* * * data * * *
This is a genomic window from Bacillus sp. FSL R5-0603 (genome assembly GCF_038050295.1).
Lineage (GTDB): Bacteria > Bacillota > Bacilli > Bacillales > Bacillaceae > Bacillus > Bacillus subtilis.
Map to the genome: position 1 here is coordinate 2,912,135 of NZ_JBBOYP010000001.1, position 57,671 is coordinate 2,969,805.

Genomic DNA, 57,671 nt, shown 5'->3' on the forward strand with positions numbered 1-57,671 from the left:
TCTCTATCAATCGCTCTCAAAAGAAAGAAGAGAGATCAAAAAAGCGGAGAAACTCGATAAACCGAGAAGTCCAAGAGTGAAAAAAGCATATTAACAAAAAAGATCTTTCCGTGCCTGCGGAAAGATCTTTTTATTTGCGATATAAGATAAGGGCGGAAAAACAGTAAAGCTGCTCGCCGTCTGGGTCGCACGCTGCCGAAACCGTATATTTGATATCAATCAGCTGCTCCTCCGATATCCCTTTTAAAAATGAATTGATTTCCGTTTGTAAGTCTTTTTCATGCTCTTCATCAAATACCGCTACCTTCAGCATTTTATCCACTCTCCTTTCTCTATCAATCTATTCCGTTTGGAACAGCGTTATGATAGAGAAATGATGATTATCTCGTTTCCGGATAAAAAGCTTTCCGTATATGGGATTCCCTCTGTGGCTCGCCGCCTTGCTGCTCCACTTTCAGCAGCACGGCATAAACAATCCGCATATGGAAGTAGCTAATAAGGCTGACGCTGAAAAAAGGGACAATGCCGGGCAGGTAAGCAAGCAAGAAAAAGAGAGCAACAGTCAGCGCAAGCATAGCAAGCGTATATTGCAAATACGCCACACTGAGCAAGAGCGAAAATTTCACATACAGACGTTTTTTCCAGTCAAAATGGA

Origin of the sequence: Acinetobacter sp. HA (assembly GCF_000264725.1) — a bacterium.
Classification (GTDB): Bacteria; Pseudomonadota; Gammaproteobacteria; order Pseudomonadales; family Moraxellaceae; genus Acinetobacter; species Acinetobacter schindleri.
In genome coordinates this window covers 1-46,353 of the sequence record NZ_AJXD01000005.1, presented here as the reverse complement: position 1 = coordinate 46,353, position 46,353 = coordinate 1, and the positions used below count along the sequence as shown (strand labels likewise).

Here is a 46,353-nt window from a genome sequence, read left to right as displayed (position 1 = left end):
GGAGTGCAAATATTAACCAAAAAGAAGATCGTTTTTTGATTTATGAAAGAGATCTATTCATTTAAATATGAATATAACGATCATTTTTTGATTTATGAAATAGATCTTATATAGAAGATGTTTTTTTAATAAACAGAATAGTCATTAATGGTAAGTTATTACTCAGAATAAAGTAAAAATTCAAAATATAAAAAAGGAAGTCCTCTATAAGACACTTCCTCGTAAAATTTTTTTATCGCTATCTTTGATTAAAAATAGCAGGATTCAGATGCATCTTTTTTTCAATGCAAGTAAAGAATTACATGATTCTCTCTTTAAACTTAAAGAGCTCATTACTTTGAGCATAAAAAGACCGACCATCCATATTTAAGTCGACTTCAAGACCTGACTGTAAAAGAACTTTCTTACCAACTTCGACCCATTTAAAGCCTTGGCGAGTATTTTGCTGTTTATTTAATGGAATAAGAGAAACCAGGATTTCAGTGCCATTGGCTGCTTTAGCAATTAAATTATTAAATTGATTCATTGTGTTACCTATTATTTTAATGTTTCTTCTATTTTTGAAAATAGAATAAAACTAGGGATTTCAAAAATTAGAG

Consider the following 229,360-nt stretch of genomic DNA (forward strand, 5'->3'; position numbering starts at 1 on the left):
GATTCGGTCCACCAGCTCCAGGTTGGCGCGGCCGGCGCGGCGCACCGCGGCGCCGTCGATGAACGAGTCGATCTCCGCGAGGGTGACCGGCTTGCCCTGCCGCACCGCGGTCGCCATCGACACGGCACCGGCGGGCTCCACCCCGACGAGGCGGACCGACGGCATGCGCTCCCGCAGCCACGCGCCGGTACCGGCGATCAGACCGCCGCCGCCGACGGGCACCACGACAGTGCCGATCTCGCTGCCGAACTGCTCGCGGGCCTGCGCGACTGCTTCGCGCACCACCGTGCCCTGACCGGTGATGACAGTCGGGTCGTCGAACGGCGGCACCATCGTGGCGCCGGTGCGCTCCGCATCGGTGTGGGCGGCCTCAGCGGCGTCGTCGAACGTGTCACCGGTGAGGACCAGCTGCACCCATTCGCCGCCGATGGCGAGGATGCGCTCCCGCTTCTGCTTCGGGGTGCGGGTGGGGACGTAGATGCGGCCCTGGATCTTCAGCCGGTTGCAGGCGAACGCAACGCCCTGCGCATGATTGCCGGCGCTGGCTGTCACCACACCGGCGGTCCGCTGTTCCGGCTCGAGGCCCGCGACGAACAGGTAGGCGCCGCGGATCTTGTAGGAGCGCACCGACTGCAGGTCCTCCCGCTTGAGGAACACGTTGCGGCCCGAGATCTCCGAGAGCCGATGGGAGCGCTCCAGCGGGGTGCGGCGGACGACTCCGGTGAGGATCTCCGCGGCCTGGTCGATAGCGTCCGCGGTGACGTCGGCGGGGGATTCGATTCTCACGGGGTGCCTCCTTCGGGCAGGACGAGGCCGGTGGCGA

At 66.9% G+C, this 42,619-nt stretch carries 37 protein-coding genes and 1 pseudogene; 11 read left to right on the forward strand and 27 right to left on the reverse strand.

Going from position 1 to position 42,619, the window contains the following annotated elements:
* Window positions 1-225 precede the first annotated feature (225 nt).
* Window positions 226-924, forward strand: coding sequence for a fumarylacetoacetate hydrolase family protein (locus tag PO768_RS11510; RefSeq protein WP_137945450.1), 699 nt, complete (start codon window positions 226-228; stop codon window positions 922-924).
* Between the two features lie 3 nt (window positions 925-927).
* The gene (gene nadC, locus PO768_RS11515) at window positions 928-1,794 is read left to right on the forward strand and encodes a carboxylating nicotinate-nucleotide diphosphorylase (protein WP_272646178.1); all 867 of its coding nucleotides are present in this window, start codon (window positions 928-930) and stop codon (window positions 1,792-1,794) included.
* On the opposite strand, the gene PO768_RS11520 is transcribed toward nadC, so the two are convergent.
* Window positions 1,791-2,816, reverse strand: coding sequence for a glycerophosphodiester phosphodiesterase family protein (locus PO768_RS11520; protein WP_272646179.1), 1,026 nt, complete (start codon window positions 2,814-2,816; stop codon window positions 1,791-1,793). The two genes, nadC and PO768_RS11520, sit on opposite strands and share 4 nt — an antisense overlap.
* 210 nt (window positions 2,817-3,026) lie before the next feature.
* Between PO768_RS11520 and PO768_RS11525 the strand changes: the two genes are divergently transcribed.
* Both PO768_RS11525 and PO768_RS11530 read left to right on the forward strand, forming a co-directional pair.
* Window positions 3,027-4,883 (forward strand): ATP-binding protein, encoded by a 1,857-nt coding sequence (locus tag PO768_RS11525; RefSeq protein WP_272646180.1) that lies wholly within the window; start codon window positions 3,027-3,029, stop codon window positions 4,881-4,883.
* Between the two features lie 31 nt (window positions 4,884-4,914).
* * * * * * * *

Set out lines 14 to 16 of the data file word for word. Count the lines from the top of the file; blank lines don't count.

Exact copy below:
Going from position 1 to position 42,619, the window contains the following annotated elements:
* Window positions 1-225 precede the first annotated feature (225 nt).
* Window positions 226-924, forward strand: coding sequence for a fumarylacetoacetate hydrolase family protein (locus tag PO768_RS11510; RefSeq protein WP_137945450.1), 699 nt, complete (start codon window positions 226-228; stop codon window positions 922-924).